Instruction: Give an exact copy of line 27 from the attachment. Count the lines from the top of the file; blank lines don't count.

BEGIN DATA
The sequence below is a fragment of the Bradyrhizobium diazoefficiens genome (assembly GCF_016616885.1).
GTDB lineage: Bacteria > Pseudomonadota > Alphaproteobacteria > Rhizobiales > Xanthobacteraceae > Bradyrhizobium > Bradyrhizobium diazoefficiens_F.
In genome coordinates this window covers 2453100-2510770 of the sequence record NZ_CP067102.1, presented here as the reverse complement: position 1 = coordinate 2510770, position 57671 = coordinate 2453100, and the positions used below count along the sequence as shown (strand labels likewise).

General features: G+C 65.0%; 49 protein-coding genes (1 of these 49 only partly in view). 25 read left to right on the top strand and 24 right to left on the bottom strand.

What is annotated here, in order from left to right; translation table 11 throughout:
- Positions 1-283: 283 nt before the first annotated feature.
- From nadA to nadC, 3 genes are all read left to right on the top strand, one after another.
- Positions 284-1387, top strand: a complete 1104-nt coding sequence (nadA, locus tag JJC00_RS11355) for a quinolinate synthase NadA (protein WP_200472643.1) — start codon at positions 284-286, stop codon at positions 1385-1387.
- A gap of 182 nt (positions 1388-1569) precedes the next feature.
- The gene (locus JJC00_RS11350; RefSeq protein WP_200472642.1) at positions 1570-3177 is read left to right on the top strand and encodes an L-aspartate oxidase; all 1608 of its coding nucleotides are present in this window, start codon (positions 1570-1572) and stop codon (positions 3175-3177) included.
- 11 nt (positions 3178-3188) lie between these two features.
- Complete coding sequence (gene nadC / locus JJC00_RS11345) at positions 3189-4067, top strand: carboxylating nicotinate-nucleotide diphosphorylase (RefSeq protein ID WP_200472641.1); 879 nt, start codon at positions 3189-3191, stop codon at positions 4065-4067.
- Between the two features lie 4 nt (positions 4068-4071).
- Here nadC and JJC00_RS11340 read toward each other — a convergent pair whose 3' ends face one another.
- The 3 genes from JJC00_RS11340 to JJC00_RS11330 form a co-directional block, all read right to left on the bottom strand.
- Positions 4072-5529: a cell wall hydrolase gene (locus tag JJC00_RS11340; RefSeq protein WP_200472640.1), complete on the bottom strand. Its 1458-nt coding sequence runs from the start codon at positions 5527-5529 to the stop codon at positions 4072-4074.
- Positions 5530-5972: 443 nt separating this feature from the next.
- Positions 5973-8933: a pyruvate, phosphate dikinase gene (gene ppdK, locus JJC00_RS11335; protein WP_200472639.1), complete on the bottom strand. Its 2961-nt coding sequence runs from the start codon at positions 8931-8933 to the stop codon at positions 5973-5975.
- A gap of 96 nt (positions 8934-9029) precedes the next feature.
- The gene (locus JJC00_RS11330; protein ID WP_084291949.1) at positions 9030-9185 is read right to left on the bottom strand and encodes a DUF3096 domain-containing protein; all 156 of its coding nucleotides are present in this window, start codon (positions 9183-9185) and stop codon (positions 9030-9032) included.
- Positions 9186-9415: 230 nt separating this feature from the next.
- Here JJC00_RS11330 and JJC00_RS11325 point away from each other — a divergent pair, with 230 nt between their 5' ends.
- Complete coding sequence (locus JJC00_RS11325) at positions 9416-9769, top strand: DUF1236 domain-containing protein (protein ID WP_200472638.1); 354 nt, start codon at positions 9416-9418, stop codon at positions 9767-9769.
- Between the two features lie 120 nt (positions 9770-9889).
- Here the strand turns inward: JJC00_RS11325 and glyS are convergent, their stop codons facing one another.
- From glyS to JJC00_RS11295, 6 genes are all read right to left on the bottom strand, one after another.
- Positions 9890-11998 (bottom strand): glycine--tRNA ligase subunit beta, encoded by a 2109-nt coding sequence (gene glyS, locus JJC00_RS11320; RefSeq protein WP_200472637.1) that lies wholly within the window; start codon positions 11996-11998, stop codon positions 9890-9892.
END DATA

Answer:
- Positions 9890-11998 (bottom strand): glycine--tRNA ligase subunit beta, encoded by a 2109-nt coding sequence (gene glyS, locus JJC00_RS11320; RefSeq protein WP_200472637.1) that lies wholly within the window; start codon positions 11996-11998, stop codon positions 9890-9892.